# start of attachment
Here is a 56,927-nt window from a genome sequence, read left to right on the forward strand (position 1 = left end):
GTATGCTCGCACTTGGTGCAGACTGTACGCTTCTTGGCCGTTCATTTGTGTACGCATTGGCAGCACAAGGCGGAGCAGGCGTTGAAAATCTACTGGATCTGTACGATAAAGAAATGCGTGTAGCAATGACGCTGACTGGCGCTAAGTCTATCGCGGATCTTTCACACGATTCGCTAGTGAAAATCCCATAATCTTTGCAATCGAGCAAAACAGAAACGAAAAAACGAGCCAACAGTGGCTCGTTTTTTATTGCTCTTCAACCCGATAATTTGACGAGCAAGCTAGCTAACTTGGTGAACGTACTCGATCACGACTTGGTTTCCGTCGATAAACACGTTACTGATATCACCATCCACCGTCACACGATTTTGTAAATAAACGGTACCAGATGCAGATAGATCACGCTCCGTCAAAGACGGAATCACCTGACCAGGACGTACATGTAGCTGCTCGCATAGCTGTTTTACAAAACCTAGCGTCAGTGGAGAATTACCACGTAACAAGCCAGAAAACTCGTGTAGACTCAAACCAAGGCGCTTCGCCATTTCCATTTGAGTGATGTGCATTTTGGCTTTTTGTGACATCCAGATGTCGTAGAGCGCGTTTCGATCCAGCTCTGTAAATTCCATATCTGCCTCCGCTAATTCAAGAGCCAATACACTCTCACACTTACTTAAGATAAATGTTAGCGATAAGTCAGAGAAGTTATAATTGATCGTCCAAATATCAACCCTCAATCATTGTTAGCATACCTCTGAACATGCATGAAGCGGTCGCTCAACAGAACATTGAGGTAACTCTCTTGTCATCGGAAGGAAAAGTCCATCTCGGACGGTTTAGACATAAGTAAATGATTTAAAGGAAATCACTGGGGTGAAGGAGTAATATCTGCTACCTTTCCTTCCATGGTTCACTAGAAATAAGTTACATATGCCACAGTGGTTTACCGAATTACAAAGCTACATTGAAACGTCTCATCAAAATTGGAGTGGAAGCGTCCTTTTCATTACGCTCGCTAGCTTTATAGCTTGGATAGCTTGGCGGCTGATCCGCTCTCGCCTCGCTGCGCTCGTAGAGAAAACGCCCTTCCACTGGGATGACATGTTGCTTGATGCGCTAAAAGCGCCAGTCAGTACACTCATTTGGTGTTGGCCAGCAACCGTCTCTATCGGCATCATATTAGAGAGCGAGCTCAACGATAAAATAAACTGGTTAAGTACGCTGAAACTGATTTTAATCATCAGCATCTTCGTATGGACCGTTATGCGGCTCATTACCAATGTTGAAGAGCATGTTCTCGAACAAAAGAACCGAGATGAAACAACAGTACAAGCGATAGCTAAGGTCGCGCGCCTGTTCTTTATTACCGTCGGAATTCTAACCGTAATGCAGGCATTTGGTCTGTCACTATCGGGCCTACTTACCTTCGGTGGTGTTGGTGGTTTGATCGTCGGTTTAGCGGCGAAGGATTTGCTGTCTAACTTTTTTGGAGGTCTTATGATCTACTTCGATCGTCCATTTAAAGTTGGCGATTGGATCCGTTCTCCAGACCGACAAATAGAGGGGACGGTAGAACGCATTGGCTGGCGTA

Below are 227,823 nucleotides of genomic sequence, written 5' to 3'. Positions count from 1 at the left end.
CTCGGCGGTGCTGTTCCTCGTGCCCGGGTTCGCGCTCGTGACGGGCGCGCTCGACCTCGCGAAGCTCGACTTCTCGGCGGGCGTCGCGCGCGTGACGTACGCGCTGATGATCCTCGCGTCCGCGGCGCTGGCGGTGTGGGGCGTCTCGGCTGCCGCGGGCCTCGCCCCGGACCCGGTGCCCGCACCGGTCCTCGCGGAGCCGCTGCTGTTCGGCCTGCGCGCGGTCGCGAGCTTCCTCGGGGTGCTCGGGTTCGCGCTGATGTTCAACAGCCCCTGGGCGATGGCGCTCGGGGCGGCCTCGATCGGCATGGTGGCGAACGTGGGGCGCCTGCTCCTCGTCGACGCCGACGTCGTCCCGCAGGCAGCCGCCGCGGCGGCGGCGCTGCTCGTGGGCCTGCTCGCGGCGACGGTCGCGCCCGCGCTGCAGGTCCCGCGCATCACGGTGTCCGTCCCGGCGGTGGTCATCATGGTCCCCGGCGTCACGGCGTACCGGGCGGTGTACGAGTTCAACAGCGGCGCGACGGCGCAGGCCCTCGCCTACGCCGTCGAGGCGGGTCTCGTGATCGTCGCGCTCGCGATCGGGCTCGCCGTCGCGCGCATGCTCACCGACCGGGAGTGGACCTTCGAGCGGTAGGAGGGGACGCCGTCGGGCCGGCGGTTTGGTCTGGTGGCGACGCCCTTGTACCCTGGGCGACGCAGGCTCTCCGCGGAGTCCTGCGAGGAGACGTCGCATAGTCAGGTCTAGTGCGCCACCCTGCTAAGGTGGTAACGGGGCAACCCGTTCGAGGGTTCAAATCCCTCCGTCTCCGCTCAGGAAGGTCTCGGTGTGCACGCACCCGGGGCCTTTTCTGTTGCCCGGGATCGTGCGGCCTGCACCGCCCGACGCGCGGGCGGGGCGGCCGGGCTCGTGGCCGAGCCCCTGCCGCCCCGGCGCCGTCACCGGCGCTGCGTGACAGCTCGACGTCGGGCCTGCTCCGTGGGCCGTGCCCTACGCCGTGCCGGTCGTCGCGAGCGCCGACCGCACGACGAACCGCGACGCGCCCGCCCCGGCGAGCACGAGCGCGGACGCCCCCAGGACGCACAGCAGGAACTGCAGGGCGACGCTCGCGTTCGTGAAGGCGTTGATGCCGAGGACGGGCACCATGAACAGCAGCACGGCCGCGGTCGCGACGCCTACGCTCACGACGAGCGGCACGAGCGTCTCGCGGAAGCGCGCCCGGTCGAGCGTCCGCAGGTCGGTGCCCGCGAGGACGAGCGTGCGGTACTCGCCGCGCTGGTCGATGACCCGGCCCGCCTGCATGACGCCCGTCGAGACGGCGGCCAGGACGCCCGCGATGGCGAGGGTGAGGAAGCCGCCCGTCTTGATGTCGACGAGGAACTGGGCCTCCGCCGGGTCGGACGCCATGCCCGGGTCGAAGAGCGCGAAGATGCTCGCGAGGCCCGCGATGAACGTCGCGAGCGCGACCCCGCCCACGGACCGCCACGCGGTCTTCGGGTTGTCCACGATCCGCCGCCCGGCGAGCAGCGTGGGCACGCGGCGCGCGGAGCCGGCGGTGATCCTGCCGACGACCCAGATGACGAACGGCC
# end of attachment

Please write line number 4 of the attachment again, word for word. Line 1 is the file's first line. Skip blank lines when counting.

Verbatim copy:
CTCGGCGGTGCTGTTCCTCGTGCCCGGGTTCGCGCTCGTGACGGGCGCGCTCGACCTCGCGAAGCTCGACTTCTCGGCGGGCGTCGCGCGCGTGACGTACGCGCTGATGATCCTCGCGTCCGCGGCGCTGGCGGTGTGGGGCGTCTCGGCTGCCGCGGGCCTCGCCCCGGACCCGGTGCCCGCACCGGTCCTCGCGGAGCCGCTGCTGTTCGGCCTGCGCGCGGTCGCGAGCTTCCTCGGGGTGCTCGGGTTCGCGCTGATGTTCAACAGCCCCTGGGCGATGGCGCTCGGGGCGGCCTCGATCGGCATGGTGGCGAACGTGGGGCGCCTGCTCCTCGTCGACGCCGACGTCGTCCCGCAGGCAGCCGCCGCGGCGGCGGCGCTGCTCGTGGGCCTGCTCGCGGCGACGGTCGCGCCCGCGCTGCAGGTCCCGCGCATCACGGTGTCCGTCCCGGCGGTGGTCATCATGGTCCCCGGCGTCACGGCGTACCGGGCGGTGTACGAGTTCAACAGCGGCGCGACGGCGCAGGCCCTCGCCTACGCCGTCGAGGCGGGTCTCGTGATCGTCGCGCTCGCGATCGGGCTCGCCGTCGCGCGCATGCTCACCGACCGGGAGTGGACCTTCGAGCGGTAGGAGGGGACGCCGTCGGGCCGGCGGTTTGGTCTGGTGGCGACGCCCTTGTACCCTGGGCGACGCAGGCTCTCCGCGGAGTCCTGCGAGGAGACGTCGCATAGTCAGGTCTAGTGCGCCACCCTGCTAAGGTGGTAACGGGGCAACCCGTTCGAGGGTTCAAATCCCTCCGTCTCCGCTCAGGAAGGTCTCGGTGTGCACGCACCCGGGGCCTTTTCTGTTGCCCGGGATCGTGCGGCCTGCACCGCCCGACGCGCGGGCGGGGCGGCCGGGCTCGTGGCCGAGCCCCTGCCGCCCCGGCGCCGTCACCGGCGCTGCGTGACAGCTCGACGTCGGGCCTGCTCCGTGGGCCGTGCCCTACGCCGTGCCGGTCGTCGCGAGCGCCGACCGCACGACGAACCGCGACGCGCCCGCCCCGGCGAGCACGAGCGCGGACGCCCCCAGGACGCACAGCAGGAACTGCAGGGCGACGCTCGCGTTCGTGAAGGCGTTGATGCCGAGGACGGGCACCATGAACAGCAGCACGGCCGCGGTCGCGACGCCTACGCTCACGACGAGCGGCACGAGCGTCTCGCGGAAGCGCGCCCGGTCGAGCGTCCGCAGGTCGGTGCCCGCGAGGACGAGCGTGCGGTACTCGCCGCGCTGGTCGATGACCCGGCCCGCCTGCATGACGCCCGTCGAGACGGCGGCCAGGACGCCCGCGATGGCGAGGGTGAGGAAGCCGCCCGTCTTGATGTCGACGAGGAACTGGGCCTCCGCCGGGTCGGACGCCATGCCCGGGTCGAAGAGCGCGAAGATGCTCGCGAGGCCCGCGATGAACGTCGCGAGCGCGACCCCGCCCACGGACCGCCACGCGGTCTTCGGGTTGTCCACGATCCGCCGCCCGGCGAGCAGCGTGGGCACGCGGCGCGCGGAGCCGGCGGTGATCCTGCCGACGACCCAGATGACGAACGGCC